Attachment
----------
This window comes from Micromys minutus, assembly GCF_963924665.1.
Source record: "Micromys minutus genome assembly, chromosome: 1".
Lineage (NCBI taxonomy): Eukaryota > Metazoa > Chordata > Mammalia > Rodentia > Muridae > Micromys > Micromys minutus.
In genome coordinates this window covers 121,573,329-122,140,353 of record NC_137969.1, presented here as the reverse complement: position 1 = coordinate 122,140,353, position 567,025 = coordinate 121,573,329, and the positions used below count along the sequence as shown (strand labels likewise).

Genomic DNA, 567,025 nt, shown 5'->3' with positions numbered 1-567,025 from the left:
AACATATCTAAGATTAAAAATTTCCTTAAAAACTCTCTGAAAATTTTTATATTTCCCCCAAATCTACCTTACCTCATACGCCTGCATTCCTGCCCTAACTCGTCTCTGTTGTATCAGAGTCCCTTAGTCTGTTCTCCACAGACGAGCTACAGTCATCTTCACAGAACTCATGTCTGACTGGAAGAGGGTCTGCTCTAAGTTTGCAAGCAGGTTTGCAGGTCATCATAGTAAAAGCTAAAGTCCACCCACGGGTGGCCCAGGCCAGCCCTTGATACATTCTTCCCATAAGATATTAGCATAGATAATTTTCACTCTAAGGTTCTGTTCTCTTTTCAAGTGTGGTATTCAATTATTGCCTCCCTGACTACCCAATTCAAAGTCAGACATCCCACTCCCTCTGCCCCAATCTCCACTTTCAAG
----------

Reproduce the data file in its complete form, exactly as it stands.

This window comes from Micromys minutus, assembly GCF_963924665.1.
Source record: "Micromys minutus genome assembly, chromosome: 1".
Lineage (NCBI taxonomy): Eukaryota > Metazoa > Chordata > Mammalia > Rodentia > Muridae > Micromys > Micromys minutus.
In genome coordinates this window covers 121,573,329-122,140,353 of record NC_137969.1, presented here as the reverse complement: position 1 = coordinate 122,140,353, position 567,025 = coordinate 121,573,329, and the positions used below count along the sequence as shown (strand labels likewise).

Genomic DNA, 567,025 nt, shown 5'->3' with positions numbered 1-567,025 from the left:
AACATATCTAAGATTAAAAATTTCCTTAAAAACTCTCTGAAAATTTTTATATTTCCCCCAAATCTACCTTACCTCATACGCCTGCATTCCTGCCCTAACTCGTCTCTGTTGTATCAGAGTCCCTTAGTCTGTTCTCCACAGACGAGCTACAGTCATCTTCACAGAACTCATGTCTGACTGGAAGAGGGTCTGCTCTAAGTTTGCAAGCAGGTTTGCAGGTCATCATAGTAAAAGCTAAAGTCCACCCACGGGTGGCCCAGGCCAGCCCTTGATACATTCTTCCCATAAGATATTAGCATAGATAATTTTCACTCTAAGGTTCTGTTCTCTTTTCAAGTGTGGTATTCAATTATTGCCTCCCTGACTACCCAATTCAAAGTCAGACATCCCACTCCCTCTGCCCCAATCTCCACTTTCAAG